Nor, for that matter, has any so-called “alternative” energy source or invention supplanted…

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Image credit: Newsyworld


Not sure where the 90 mph winds were supposed to be (the report says ‘parts of the UK’), but it has been blustery on and off for a few days. Enough for politicians to raise the spectre of ‘climate change’ once again, anyway. The video of an A380 Airbus making a hairy ‘crab’ landing at Heathrow, ending on the grass off the main runway, gives some indication of wind strength.

One reporter jokingly suggested watching the massive plane struggling to get on the ground could help climate campaigners, by putting people off flying altogether.
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Storm Dennis battered the UK with flooding, heavy rain and 90mph winds at the weekend.

A minister has said climate change means the government cannot protect every household from flooding, reports Yahoo News.

New environment minister George Eustice claimed the government had not been caught off-guard by the floods caused by Storm Dennis.

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You really couldn’t make this stuff up, except possibly in jest.

The Amazon boss and world’s richest man gives 8% of his fortune to fight the planet’s “biggest threat”, reports BBC News.

The world’s richest man said the money would finance work by scientists, activists and other groups.

He said: “I want to work alongside others both to amplify known ways and to explore new ways of fighting the devastating impact of climate change.”

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image credit https://visitgreenland.com/

Mike Waite left the following comment over at Paul Homewood’s excellent not a lot of people know that blog yesterday:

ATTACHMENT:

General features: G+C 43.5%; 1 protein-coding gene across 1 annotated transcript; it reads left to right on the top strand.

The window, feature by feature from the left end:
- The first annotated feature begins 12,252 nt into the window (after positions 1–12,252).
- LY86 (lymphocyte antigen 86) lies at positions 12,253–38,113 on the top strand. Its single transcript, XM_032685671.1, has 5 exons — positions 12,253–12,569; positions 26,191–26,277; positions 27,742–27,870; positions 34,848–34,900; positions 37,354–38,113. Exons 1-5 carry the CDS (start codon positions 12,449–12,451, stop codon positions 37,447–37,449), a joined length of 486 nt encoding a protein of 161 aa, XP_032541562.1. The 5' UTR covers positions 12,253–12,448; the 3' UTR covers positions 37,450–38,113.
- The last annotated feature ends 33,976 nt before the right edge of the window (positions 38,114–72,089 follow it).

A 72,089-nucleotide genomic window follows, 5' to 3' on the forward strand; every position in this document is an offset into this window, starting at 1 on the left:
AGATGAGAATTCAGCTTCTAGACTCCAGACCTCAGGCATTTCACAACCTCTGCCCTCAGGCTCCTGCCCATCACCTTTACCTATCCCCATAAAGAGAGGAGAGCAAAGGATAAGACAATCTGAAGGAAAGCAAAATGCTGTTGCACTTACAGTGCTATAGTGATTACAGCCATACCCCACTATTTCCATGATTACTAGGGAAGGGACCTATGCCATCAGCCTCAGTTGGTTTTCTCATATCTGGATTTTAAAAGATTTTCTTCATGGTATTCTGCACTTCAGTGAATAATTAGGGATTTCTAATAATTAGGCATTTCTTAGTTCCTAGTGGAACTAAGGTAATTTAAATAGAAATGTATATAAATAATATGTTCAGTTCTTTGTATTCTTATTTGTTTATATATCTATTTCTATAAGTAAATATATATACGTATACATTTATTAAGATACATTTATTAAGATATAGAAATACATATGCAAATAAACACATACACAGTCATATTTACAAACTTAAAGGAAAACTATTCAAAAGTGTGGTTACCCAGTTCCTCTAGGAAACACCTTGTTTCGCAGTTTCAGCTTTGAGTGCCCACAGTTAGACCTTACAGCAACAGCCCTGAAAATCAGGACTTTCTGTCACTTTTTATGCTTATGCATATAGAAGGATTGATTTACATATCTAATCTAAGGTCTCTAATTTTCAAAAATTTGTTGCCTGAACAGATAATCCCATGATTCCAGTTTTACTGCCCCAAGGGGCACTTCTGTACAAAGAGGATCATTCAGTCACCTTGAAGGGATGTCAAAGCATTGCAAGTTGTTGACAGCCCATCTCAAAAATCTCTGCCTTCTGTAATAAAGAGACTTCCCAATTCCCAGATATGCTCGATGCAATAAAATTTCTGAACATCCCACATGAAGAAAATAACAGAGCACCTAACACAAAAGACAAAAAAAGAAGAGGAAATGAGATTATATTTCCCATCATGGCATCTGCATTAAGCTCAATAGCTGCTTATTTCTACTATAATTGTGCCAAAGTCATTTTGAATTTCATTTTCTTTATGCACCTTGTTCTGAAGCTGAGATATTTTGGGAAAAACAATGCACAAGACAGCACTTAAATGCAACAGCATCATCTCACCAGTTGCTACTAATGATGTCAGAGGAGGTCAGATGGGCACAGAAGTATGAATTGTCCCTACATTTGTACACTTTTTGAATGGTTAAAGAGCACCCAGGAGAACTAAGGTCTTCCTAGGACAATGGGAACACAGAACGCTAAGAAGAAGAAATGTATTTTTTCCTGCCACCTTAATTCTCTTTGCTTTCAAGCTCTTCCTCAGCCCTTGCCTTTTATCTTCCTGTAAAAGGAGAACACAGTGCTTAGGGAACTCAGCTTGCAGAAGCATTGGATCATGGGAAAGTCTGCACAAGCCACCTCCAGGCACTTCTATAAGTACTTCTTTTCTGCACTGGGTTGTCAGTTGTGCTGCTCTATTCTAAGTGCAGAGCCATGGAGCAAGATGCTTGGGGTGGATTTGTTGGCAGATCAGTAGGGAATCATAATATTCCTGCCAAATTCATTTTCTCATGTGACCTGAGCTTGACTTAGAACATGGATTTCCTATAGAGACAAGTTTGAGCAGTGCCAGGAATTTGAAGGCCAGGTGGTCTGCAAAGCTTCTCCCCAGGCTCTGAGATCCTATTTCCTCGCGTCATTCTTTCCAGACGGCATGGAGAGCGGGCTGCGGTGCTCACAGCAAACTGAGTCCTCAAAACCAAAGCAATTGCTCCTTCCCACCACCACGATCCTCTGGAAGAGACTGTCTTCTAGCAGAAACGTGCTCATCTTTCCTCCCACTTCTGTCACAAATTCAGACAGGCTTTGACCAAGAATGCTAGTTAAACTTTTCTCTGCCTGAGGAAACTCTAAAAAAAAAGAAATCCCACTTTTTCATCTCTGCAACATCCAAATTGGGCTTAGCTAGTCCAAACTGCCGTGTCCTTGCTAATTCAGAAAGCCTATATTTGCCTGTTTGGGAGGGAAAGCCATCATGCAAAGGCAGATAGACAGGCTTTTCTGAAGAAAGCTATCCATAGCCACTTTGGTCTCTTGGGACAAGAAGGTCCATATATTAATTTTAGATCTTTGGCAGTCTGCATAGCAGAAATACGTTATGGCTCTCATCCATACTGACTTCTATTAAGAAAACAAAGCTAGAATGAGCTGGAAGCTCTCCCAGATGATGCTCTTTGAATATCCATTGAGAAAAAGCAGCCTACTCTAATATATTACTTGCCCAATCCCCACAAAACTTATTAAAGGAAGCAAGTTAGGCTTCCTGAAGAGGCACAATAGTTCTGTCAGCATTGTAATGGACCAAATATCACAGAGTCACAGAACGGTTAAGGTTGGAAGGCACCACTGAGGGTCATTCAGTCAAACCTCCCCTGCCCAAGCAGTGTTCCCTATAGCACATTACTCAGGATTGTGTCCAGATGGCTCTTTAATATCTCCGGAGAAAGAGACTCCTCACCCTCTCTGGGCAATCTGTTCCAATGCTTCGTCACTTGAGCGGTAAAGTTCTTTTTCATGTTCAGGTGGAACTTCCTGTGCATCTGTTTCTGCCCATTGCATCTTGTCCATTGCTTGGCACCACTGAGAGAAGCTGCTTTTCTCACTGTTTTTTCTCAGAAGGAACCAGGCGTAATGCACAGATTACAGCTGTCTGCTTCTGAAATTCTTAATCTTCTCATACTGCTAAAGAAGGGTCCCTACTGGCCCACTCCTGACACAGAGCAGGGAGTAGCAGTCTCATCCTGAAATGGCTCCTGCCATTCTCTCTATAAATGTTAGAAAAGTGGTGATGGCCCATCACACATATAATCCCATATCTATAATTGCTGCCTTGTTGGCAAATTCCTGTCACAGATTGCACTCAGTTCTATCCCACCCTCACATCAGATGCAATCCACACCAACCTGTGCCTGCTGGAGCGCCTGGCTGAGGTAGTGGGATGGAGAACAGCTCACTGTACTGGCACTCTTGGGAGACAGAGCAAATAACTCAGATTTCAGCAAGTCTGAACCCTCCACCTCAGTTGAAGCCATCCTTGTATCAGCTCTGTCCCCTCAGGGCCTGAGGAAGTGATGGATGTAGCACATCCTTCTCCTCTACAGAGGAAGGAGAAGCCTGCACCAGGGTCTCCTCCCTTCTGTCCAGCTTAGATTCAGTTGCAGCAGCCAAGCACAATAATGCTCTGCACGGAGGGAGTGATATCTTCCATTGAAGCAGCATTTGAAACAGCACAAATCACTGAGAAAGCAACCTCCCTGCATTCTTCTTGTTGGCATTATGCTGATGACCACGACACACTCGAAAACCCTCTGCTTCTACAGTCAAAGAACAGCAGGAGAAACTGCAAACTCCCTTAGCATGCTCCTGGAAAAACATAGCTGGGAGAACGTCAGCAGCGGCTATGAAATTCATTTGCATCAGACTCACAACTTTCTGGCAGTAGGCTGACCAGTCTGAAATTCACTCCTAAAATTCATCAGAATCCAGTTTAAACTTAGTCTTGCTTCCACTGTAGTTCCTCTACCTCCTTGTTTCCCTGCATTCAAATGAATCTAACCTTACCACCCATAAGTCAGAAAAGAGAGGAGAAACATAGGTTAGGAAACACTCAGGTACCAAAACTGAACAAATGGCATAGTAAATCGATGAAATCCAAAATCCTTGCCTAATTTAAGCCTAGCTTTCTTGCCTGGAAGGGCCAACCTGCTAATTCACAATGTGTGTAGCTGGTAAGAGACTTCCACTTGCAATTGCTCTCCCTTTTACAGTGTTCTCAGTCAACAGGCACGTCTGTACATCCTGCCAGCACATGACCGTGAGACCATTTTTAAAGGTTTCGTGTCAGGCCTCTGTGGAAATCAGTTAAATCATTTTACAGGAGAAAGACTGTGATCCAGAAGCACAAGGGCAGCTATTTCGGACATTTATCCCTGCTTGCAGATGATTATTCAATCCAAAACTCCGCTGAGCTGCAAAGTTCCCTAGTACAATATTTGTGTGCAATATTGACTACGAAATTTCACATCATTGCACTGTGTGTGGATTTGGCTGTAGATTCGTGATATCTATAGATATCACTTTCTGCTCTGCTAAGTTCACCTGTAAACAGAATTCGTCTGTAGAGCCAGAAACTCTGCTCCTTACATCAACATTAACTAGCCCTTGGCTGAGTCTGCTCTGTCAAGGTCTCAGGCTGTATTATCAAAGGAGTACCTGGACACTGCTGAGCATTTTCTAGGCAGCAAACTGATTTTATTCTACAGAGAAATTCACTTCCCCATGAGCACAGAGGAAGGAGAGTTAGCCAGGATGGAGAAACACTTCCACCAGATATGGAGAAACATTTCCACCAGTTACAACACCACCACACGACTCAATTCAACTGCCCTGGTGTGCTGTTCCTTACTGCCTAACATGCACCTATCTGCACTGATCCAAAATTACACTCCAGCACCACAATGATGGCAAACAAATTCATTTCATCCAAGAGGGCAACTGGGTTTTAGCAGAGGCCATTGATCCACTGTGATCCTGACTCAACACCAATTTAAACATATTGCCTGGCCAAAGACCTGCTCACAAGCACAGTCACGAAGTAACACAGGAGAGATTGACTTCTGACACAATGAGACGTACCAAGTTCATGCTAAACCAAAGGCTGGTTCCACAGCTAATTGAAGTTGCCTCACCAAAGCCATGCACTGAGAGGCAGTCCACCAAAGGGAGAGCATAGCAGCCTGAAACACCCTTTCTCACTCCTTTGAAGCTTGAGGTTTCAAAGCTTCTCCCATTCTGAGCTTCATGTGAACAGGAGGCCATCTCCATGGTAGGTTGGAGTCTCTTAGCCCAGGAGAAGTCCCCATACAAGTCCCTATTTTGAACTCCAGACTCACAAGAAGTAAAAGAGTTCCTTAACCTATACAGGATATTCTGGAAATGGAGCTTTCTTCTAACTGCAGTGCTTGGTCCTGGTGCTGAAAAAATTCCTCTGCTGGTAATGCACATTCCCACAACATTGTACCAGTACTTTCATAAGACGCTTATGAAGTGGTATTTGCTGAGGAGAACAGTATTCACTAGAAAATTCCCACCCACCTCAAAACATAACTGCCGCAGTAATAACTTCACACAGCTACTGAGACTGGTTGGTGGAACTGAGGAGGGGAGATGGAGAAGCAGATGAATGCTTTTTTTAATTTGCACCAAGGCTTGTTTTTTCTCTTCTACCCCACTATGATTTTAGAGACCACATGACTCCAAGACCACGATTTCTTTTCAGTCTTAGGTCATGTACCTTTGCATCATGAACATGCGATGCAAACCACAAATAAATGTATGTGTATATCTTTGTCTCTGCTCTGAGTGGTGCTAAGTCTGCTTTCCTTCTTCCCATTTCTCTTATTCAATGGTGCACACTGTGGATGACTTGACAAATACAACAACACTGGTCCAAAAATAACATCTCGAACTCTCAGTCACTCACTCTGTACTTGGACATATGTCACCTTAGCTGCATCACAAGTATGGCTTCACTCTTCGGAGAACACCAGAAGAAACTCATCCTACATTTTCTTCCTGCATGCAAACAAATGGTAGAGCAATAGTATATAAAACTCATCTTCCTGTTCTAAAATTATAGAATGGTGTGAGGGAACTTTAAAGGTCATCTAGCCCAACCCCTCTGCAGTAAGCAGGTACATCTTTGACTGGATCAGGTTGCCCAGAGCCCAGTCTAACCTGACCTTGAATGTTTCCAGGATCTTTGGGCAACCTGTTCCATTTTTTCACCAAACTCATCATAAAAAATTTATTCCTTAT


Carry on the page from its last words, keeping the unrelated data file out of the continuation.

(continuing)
There is an interesting paper by MacGuth et al (2013) which supports you :

From their summary:

-“We calculate the future sea-level rise contribution from the surface mass balance of all of

Greenland’s glaciers and ice caps (GICs, ca. 90 000 km2) using a simplified energy balance

model which is driven by three future climate scenarios from the regional climate models

HIRHAM5, RACMO2 and MAR. Glacier extent and surface elevation are modified during the

mass balance model runs according to a glacier retreat parameterization. Mass balance and glacier surface change are both calculated on a 250 m resolution digital elevation model yielding a high level of detail and ensuring that important feedback mechanisms are

considered. The mass loss of all GICs by 2098 is calculated to be

2016 +/- 129 Gt (HIRHAM5 forcing),

2584 +/-109 Gt (RACMO2)

and 3907+/- 108 Gt (MAR). This corresponds to a total contribution to sea-level rise of

5:8 +/- 0:4,

7:4 +/- 0:3

and 11:2 +/- 0:3 mm, respectively. “-

The future sea-level rise contribution of Greenland’s glaciers and ice caps

H Machguth1,2, P Rastner1, T Bolch1,3, N M¨olg1, L Sandberg Sørensen4,

G Aðalgeirsdottir5, J H van Angelen6, M R van den Broeke6 and

X Fettweis7

Online at stacks.iop.org/ERL/8/025005

Even if subsequent calculations modified these figures they are unlikely to be an order of magnitude higher and the sea level rise to 2098 calculated here is at most 11mm (not cm or feet or metres).

Can’t someone take these activists, sit them in a quet room and just read the literature to them since they seem incapable of such study themselves.

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Well this is a disappointment.

After the fiasco in 2018 when I revealed the data-shifting technique the MET-Office were using to never be wrong about their ‘decadal’ forecast, and the late update in 2019 , the MET-O have now disappeared the ‘decadal’ forecast altogether. This after they promised to update it in January 2020.

EDIT: The forecast has been found! See comments below.

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A beefier computer is still just a computer. The report says ‘Around half of the processing work – the research devoted to climate change – could be located in countries blessed with easy sources of clean energy. Iceland with its geothermal sources and Norway with its hydropower are both possibilities’.

Ever wondered why your village was suddenly flooded by a thunderstorm the weather forecasters hadn’t mentioned? Or why they failed to warn you about the dense fog shrouding your home in the morning?

The fact is that predicting the “big picture” of future conditions has got a lot better – Storm Dennis was spotted six days before it arrived, says BBC News.

But getting local forecasts right – street by street and hour by hour – is still a massive challenge.

And that might now change as the Met Office secures the help of a supercomputer project costing £1.2bn.